One of the great American films of the ’70s, Chinatown is an expansive revision of the style and themes of the film noir thrillers that proliferated in Hollywood after the Second World War. Jack Nicholson’s J. J. Gittes is the perfect incarnation of the traditional private eye, whilst Faye Dunaway, John Huston and a host of small-part players breathe vivid life into ‘types’ drawn from the pages of such hardboiled writers as Raymond Chandler and Dashiell Hammett. Robert Towne’s intricate script draws inspiration from The Maltese Falcon (directed by Huston) and The Big Sleep, but it also stands on its own merits. Beyond the pleasure of unravelling a wonderfully complex plot, Towne manages to provide a compelling portrait of Los Angeles in the 1930s, where greed and corruption lurk beneath the sunny surfaces as the city is starved of water during a heat wave.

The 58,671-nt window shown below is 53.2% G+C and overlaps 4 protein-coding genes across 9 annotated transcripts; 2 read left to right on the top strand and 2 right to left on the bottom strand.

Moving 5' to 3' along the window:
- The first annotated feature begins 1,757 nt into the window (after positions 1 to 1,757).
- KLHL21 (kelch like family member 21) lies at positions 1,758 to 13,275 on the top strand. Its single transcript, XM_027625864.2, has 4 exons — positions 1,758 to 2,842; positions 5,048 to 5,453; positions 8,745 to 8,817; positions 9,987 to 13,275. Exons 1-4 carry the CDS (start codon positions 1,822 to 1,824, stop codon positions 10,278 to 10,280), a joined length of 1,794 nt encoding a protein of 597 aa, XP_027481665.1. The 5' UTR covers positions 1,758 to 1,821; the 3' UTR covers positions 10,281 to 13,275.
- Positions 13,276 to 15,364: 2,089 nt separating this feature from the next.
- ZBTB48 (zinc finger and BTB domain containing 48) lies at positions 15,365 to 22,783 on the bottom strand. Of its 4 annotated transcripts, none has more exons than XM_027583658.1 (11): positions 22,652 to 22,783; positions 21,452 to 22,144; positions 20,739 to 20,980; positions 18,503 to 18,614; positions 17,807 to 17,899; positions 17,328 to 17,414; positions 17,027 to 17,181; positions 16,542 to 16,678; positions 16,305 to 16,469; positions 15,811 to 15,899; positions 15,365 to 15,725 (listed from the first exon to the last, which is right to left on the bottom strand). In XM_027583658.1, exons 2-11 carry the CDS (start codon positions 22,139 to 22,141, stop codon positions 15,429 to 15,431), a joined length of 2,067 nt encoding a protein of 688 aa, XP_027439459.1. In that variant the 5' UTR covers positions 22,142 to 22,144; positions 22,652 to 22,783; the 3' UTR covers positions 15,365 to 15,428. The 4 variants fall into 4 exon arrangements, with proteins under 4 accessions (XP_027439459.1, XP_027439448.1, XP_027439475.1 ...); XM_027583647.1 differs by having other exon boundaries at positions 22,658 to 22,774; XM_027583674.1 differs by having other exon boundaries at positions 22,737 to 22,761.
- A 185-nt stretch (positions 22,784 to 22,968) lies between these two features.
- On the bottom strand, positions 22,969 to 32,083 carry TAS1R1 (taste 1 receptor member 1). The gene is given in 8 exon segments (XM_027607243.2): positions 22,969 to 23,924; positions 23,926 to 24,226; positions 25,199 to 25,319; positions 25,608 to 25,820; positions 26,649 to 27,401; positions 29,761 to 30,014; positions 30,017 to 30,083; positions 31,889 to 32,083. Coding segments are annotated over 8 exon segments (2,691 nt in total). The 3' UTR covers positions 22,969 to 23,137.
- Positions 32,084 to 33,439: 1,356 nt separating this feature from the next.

Roman Polanski’s brilliant direction extends the moral and stylistic boundaries of the detective thriller. Filming in wide-screen, he often presents the chief protagonists in close-up and the machinations of the intrigue in long-shot. Working out from the black-and-white credits sequence, he employs a sepia-based colour tonality to capture the sense of physical and emotional waste that’s at the heart of the story. The director’s black sense of humour is evident in the portrayal of the cynical, image-conscious Gittes, who is unprepared for the dark secret his supposedly routine investigation uncovers.